Category Archives: History

US Troop TBI treatment funding cut by half

ABC has a rather unsettling story about a drastic reduction in funds for treatment of soldier closed-head injuries, also known as traumatic brain injury (TBI):

George Zitnay, a Charlottesville brain injury expert who is a co-founder of the Defense and Veterans Brain Injury Center, told ABC News earlier this year that traumatic brain injury is the “signature injury of the war on terrorism.”

That’s because of the proliferation of roadside bombs in Iraq and improved body armor that shields troops from lethal wounds but can do nothing about the violent jolts to even helmeted heads that can damage the brain as it bounces off the inside of the skull.

As a result, more troops are surviving injuries suffered in Iraq than in previous wars, but more troops are surviving with permanent injuries. According to Pentagon data reported in the New England Journal of Medicine, only about 10 percent of wounds in Iraq are lethal — less than half the rate in the first Persian Gulf War, Vietnam and Korea each, and a full one-third of the rate in World War II.

By one estimate, as many as 10 percent of all troops in Iraq and up to 20 percent of front-line infantry suffer concussions during combat tours.

The shift in injury is tragic, but one would think that this would lead to increases in funding for research and treatment for brain injuries. Further complicating the risk is the fact that soldiers may already suffer from concussions without realizing it and therefore significantly increase their chance of brain damage by exposing themselves to additional blasts.

U.S. troops in Iraq are exposed to hundreds of bombings each month. “We’ve seen patients who have had three deployments and have had some (head) injury on every single one,” [neuropsychologist] Drake says.

The damage from multiple concussions can be irreversible. “Repeated concussions can be quite serious and even lethal,” says Air Force Maj. Gerald Grant, a neurosurgeon who treated troops in Iraq.

Thus, it is hard to understand why funds are being drastically reduced so much at a time of so much need. Spending restraints on treating the injuries of soldiers? Is this a result of Bush administration tax cuts?

A professor of emergency medicine, Stuart Hoffman, calls on Americans to help reverse this decision:

At least 18,000 troops have been wounded in Iraq or Afghanistan to date. Some reports suggest that up to 60 percent of those casualties (as many as 10,000) involve some degree of brain injury. These figures do not include civilian contractors or members of the news media who have suffered brain injuries.

There are signs our government is heading down the same road it followed during the Vietnam War — denying the magnitude of the brain injury problem and thereby depriving soldiers the treatment they need.


To deal with the influx of brain-injured soldiers returning from combat, these centers requested that their 2007 fiscal year budget be increased from $14 million to $19 million, a paltry sum compared to the billions a month we are spending on the wars. Instead of granting the requested increase, the budget proposed by President Bush and rubber-stamped by both houses of congress eliminates the program.

Citizens of this country should demand answers to these questions:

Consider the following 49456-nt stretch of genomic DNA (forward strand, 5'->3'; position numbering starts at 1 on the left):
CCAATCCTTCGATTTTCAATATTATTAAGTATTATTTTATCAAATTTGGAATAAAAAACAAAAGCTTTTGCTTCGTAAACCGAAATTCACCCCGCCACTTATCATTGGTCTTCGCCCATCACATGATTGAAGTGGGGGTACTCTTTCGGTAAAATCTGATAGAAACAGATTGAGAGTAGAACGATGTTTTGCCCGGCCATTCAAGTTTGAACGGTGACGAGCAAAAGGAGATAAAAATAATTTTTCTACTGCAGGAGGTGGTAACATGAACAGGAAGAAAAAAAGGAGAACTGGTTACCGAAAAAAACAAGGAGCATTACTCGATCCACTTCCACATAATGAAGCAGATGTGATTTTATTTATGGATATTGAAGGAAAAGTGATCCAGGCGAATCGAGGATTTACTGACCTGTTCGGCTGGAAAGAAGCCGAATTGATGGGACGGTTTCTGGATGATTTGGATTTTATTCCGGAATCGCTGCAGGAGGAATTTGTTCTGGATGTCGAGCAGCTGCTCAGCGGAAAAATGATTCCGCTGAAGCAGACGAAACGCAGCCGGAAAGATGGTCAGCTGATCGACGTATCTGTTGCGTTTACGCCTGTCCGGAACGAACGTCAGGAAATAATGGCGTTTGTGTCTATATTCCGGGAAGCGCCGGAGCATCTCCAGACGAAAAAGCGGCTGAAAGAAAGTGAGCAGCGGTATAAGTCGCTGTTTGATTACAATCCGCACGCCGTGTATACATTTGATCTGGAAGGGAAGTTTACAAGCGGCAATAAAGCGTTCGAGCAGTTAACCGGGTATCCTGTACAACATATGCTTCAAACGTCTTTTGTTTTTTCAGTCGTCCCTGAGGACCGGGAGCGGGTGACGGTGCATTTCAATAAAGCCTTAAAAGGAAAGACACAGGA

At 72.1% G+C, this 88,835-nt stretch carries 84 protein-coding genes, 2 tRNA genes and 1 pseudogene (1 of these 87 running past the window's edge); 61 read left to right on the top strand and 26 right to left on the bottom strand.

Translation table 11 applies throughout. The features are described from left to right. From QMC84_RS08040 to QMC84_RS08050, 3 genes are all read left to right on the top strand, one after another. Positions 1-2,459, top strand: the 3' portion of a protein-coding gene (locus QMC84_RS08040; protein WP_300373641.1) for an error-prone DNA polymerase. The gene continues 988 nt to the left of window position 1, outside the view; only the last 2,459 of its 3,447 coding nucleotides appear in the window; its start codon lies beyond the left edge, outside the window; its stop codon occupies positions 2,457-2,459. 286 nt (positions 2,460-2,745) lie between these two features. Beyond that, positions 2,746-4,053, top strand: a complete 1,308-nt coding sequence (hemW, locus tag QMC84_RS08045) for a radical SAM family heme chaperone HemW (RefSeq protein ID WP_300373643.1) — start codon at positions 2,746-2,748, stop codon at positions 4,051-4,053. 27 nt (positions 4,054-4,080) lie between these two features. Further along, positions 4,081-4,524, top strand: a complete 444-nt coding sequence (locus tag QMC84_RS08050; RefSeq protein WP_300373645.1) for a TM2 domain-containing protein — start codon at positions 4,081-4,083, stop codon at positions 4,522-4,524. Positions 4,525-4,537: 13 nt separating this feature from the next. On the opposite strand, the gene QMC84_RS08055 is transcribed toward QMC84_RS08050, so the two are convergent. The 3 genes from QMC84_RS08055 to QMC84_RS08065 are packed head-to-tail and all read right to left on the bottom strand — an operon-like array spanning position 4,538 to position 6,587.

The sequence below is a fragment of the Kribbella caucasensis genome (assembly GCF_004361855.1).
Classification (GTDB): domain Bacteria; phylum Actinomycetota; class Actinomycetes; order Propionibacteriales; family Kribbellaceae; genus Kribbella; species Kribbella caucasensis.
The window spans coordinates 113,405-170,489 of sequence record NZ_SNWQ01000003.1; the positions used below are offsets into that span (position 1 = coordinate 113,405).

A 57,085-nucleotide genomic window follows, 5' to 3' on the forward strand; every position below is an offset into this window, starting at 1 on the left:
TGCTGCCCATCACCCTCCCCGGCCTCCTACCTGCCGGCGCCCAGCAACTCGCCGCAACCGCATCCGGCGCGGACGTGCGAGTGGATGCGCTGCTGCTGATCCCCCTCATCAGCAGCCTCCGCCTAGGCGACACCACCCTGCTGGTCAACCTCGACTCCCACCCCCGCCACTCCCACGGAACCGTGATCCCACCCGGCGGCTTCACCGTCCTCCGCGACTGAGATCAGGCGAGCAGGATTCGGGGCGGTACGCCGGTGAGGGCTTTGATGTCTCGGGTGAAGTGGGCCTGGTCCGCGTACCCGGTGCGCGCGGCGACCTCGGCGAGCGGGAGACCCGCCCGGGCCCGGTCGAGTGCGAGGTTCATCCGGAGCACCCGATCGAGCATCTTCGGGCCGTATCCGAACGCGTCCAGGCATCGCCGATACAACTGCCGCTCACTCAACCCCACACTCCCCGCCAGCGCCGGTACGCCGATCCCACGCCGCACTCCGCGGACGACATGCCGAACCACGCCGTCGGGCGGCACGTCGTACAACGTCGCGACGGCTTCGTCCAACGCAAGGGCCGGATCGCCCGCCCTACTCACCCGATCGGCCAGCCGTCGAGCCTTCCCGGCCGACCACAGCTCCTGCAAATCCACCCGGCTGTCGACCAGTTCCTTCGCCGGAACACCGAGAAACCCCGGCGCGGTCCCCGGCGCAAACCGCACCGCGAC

• Why does the White House want to kill this program, and why is Congress going along?

• Are Bush administration officials embarrassed by the numbers of brain-injured soldiers returning from Iraq and Afghanistan?

• Do they believe that if data collection is stopped, the problem will vanish?

• What will happen to brain-injured troops when they no longer have access to these services?

Military discipline prohibits our troops from speaking for themselves. We must speak for them.

Call, write or e-mail your U.S. senators and representatives. Tell them you are outraged by the decision to eliminate the Defense and Veteran Brain Injury Centers from the 2007 fiscal year budget. Those who repeatedly admonish us to “support our troops” should be willing to do so themselves.

Celebrating 750 years of Peeling the Onion

Data integrity issues live at the heart of any reference material, but Wikipedia and the rapid-release cycle of Internet content has created a whole new level of controversy.

The Onion has put together a fine example of this in their fun article: Wikipedia Celebrates 750 Years Of American Independence

“At 750 years, the U.S. is by far the world’s oldest surviving democracy, and is certainly deserving of our recognition,” [Wikipedia founder] Wales said. “According to our database, that’s 212 years older than the Eiffel Tower, 347 years older than the earliest-known woolly-mammoth fossil, and a full 493 years older than the microwave oven.”

I love reading the razor-sharp work of the Onion, but I have just two words for them: Pot. Kettle. Black.

Take, for example, their recent analysis of the recent cease-fire by Hizbullah:

As the cost of rocket fuel soared to $630 per gallon Monday, Middle Easterners who depend on the non-renewable propellant to power 10-kilogram rockets have been forced to severely restrict their daily bombing routines, bringing this latest round of fighting to an unexpected halt.

“The way things are going, I won’t have any money left over for other necessities, such as anti-aircraft missiles, land mines, and machine guns,” said Hezbollah guerrilla Mahmoud Hamoui, who is just one of hundreds of Islamic militants compelled to scale back their killing until rocket-fuel prices return to their pre-2006 levels.